Struggling. I'm struggling this morning with some of the things that Warren Buffett is doing with his cash these days. I am struggling because he is selling America, selling Johnson & Johnson (JNJ Quote - Cramer on JNJ - Stock Picks) and Procter & Gamble(PG Quote - Cramer on PG - Stock Picks), selling ConocoPhillips(COP Quote - Cramer on COP - Stock Picks) and selling U.S. Bancorp(USB Quote - Cramer on USB - Stock Picks).
Mind you, this isn't Boone Pickens selling almost all of his energy positions while predicting oil will double, although that's some benchmark. Who knows why Pickens is selling? I think the market's given him a real whopping. But whenever you say that any rich person has lost money, one whom we respected, you can expect to get corrected posthaste. So, I will simply leave the sales and the facts out there and let Pickens arrive at a story arc.
No, these are sales by Buffett. The "out" Buffett always has is that he buys for the long term. I have no problem with that if you are really rich because you aren't worrying about losing your house or putting food on the table or putting a kid through school. I have argued mightily that it isn't a fair time frame for the hundreds of millions of Americans -- lotsa people -- who aren't rich. However, as long as Buffett was buying and not selling, or as long as he was at least holding, you couldn't knock him.
Now, Buffett doesn't have to answer for anything. He has had a long and distinguished career and is obviously a tremendous investor. But it is fair to say that many, many people relied on his judgment to buy stocks just like the quintessential American names of Procter & Gamble and Johnson & Johnson.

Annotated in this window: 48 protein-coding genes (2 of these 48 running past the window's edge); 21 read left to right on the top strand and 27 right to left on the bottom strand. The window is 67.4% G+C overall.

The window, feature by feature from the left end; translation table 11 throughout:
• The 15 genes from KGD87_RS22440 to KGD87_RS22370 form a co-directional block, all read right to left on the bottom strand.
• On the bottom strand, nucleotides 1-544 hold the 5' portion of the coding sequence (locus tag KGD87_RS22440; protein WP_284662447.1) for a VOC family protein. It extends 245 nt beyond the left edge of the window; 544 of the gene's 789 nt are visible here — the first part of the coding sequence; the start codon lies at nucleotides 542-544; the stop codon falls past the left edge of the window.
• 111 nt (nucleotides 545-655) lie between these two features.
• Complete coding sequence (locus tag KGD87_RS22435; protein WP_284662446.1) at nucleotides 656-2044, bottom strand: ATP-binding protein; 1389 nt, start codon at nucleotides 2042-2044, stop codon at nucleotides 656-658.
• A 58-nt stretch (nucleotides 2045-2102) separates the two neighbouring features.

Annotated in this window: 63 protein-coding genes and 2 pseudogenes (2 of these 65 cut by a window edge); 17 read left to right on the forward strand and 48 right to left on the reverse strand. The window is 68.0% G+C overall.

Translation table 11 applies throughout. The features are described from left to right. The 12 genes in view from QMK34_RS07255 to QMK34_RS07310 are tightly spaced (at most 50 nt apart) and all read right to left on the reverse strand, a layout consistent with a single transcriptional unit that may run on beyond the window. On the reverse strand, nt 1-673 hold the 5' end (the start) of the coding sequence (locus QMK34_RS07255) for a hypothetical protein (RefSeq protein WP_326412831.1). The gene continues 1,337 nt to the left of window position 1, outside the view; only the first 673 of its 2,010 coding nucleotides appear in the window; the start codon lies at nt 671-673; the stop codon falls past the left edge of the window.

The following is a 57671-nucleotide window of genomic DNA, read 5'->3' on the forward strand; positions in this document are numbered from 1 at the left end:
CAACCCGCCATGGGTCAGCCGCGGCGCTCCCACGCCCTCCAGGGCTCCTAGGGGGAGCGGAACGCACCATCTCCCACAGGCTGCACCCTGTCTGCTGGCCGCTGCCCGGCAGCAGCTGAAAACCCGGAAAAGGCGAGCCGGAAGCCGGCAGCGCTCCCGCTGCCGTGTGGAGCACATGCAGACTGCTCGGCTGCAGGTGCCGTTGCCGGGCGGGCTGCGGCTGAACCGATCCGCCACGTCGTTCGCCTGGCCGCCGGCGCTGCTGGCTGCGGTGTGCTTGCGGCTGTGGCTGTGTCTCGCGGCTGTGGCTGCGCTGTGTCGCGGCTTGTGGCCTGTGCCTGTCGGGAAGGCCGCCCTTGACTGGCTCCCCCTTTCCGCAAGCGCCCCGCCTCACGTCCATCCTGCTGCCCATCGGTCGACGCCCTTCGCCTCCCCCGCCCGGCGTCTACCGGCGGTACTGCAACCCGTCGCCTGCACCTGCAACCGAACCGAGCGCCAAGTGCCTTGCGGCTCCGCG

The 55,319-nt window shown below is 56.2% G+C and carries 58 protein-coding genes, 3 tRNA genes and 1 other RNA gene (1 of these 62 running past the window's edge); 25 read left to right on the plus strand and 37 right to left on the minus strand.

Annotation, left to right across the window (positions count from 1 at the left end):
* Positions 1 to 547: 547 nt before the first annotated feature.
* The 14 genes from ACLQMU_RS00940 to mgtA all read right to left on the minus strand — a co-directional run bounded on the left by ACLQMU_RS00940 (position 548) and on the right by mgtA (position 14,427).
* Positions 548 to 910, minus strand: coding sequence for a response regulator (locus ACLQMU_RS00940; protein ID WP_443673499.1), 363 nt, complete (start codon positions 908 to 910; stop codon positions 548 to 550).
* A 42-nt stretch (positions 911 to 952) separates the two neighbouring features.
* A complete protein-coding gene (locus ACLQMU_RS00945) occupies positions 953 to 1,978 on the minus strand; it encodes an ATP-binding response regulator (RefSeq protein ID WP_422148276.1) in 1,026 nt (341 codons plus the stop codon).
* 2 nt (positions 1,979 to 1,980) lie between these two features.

To them, what can I say? "Don't worry about it"?
In that now-fated editorial, Buffett wrote that those in cash are making a bet that they will be able to get in again, and that's often a foolish bet. He continued that those waiting for the comfort of good news are ignoring hockey great Wayne Gretzky's advice: "I skate to where the puck is going to be, not to where it has been."
Looks like those who waited can now buy all the JNJ and PG they want. They are much lower than Oct. 16, 2008. The puck never got there. And, in this horrible market, cash and patience will beat "buy high and sell low" any day of the week. American or not. Sobering.
I think that Buffett's actions should be scrutinized just like anyone else's. I have been turned on to this view by my good friend Doug Kass, who has been on this case for months now. In fact, I have talked to the editors and we are starting a "Buffett Watch" to see what is happening with Berkshire Hathaway (BRK.A Quote - Cramer on BRK.A - Stock Picks) as it lurches from Johnson & Johnson and U.S. Bancorp to General Electric (GE Quote - Cramer on GE - Stock Picks) and Goldman Sachs (GS Quote - Cramer on GS - Stock Picks) and Tiffany(TIF Quote - Cramer on TIF - Stock Picks) and Harley-Davidson(HOG Quote - Cramer on HOG - Stock Picks).
We need to know what's happening. Buffett's firm is too big, and he is too important to ignore. We need to know daily and some institution has to have the guts to do it. Glad it's us.
At the time of publication, Cramer was long Johnson & Johnson, ConocoPhillips, General Electric and Goldman Sachs.Related Links
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